And so to Houghton Lodge, which boasts what I have been mistakenly calling a hypochondriac all week because my rather tired brain couldn't muster sufficient cell wattage to drag up the real word, which is of course hydroponicum: a novel way of growing plants without soil.
This is from the website: "Hydroponics is a way of gardening without using soil. Instead plants are successfully grown in a nutrient enriched perlite and vermiculite base (so light, it is miraculous for those of us with bad backs – there are no more heavy bags of compost to lift!). It is used extensively for the commercial production of tomatoes, lettuces, flowers etc."
If that is hard to visualise here is a picture....
They looked a tad anaemic to me, but they were growing. Undoubtedly.
Houghton Lodge was built as a fishing lodge around 1800 and has provided the setting for several BBC dramas (Wilde, The Buccaneers, the odd Miss Marple). It has acres of pretty gardens and a lovely stretch of the River Test where I spent quite a lot of time dragging M round the banks looking for Water Voles (to No Avail). Oh, and there is also an Orchid House full of enigmatic-looking plants...
I do have more Ancient Houses to show you from this week (particularly a 14th Century Manor where I very nearly met TVBF No 1 (as hinted at yesterday), and where M was very nearly cast as an extra in Wolf Hall), but as I don't want to Over-Excite you all I shall save those for another time.
So by way of a contrast with Old Houses, here are some pics of a recent Moth Outing to keep you all going (until next week when the box will be out again and a Fresh Batch will be here). I was hoping to get the box out tonight, but it is raining :-(
I haven't totted the moths from this batch up yet, but we're already over 150 species for the year so I'd say we're On Target to go beyond last year's total of a little over 300, which is great. We've also had a new flutter in the garden- a Large Skipper. I saw three today- they've never been here before so I am hoping this is a result of the changes I've made to the food plants in the garden :-)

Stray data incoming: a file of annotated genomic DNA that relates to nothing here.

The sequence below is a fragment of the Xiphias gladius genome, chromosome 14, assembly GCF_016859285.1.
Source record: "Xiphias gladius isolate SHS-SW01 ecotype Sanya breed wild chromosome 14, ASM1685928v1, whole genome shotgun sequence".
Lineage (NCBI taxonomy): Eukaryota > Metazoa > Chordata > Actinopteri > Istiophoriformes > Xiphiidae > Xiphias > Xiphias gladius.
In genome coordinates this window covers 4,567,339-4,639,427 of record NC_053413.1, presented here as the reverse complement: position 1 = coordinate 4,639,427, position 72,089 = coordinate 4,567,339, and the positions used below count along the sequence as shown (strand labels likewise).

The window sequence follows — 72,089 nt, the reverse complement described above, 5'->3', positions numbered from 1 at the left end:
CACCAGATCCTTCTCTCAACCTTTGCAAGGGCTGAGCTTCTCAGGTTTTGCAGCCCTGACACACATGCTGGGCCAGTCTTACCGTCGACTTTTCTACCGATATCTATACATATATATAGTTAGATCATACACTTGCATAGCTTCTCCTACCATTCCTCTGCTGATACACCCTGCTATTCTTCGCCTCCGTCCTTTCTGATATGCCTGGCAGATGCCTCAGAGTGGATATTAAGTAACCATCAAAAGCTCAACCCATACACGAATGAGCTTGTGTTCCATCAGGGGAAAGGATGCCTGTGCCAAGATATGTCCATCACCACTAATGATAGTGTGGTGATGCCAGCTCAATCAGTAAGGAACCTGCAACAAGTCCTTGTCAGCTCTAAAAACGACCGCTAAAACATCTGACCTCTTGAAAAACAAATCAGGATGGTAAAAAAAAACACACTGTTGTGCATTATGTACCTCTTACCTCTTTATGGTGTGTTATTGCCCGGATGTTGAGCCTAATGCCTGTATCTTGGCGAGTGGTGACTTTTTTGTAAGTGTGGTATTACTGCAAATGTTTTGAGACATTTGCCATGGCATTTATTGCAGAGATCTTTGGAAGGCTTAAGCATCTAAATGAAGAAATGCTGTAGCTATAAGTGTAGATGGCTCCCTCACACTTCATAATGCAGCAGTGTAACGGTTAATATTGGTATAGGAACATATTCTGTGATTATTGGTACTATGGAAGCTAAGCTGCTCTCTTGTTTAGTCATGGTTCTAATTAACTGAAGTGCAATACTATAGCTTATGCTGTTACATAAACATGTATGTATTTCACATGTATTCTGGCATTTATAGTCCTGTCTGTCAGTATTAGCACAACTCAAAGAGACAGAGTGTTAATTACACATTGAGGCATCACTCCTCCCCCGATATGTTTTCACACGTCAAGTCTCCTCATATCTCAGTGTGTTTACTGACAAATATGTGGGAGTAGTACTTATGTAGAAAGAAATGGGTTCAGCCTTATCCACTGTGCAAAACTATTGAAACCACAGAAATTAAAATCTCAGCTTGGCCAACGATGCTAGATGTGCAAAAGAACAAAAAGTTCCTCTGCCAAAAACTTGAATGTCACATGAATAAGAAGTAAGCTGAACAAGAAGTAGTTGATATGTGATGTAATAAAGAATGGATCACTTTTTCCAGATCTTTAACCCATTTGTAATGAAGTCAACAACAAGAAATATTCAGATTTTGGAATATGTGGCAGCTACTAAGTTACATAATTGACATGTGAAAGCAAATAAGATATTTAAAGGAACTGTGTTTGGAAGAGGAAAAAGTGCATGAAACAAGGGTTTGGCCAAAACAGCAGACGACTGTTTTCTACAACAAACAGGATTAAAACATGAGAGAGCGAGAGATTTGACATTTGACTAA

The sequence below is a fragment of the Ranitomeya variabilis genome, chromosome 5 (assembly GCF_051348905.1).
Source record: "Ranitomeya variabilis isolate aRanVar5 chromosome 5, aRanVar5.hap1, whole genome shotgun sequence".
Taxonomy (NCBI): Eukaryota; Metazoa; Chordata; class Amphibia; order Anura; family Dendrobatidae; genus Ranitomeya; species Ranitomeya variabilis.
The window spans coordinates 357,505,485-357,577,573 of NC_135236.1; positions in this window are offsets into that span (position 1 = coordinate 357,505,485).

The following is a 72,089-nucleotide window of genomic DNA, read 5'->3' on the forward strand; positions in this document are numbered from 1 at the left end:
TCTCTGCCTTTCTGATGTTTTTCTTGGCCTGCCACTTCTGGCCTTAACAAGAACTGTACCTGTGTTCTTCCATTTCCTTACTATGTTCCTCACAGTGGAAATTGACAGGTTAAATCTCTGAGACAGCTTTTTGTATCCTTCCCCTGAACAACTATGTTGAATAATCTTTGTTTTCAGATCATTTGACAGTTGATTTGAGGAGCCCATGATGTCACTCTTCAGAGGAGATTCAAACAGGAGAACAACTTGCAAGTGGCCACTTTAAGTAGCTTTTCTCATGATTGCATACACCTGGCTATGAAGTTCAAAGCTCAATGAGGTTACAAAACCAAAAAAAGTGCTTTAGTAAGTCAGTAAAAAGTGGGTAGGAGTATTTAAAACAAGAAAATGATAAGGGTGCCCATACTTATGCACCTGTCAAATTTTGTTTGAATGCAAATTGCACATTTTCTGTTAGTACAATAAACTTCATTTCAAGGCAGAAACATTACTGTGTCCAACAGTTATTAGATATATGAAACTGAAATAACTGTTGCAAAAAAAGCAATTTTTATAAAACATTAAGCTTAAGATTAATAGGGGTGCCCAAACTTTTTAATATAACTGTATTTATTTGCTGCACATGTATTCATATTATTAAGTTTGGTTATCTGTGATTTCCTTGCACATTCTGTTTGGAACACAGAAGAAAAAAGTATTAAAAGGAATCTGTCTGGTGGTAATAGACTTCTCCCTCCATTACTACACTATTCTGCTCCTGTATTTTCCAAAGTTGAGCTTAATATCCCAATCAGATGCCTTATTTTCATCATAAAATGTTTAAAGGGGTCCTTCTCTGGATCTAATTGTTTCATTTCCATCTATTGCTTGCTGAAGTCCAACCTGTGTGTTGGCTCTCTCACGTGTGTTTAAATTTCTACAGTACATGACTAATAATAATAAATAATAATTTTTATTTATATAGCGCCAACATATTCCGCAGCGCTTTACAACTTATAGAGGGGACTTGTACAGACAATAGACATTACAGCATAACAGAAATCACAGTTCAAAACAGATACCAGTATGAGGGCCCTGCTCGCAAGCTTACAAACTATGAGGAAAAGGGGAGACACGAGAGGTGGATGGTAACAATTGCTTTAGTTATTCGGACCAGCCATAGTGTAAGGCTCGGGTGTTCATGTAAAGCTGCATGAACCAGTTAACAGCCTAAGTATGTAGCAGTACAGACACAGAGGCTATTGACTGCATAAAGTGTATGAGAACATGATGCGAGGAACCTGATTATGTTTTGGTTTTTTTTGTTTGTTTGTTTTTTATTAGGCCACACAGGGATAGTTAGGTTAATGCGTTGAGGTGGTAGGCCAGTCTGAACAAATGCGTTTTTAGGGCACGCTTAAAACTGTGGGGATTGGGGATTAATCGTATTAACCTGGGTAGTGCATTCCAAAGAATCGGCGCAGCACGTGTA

The keen-eyed among you will notice that the first two pics are not in fact of moths - they are a first instar common shield bug (Bit Gorgeous) and what off the top of my head is I think a nettle weevil respectively. Both found in the garden this week and therefore added to the sixty species of insect I have so far noted down for this year in my garden survey. Sadly, I rather suspect the weevil is dead, but I liked the way the camera has captured the individual drops of moisture on the flora so I have included him here.....
|First instar common shield bug (a baby)|
|Dead Nettle weevil (or else very good at playing statues)|
|And another Buff Arches I discovered holding on to a stem outside|
And this one is a Common Footman....
The Elephant Hawkmoths are here in abundance now- six in the box this week....
This little moth has a Big Name For A Small Person- Lozotaeniodes formosana only measures a few millimeters in length but is an amazingly patterned and coloured creature.
The Peppereds (evolution in action) are still present, although so far this year I've only seen two of the Melanistic forms (but that's two up on last year so who's complaining?)
Riband moths come in two distinct colour choices, both of which are present in our garden and helpfully showed up in the same batch so I could include them here...
This is the Small version of the Angle Shades. I always think they look like they're wearing Velvet Cloaks....
And finally, a moth I have only seen in pillar form before. This is a Vapourer and I was jolly glad to make his acquaintance. I say he with confidence, because his wife has no wings and can't fly :-(
The disgusting back-drop he is taking his own life in his hands to sit on is one of our window sills....my house-keeping just doesn't get any better, does it? I think we must all be proof against every germ that exists in the world, given the grime we are exposed to, as aptly illustrated by the murk on that window sill. Yuk.
Have a nice evening all,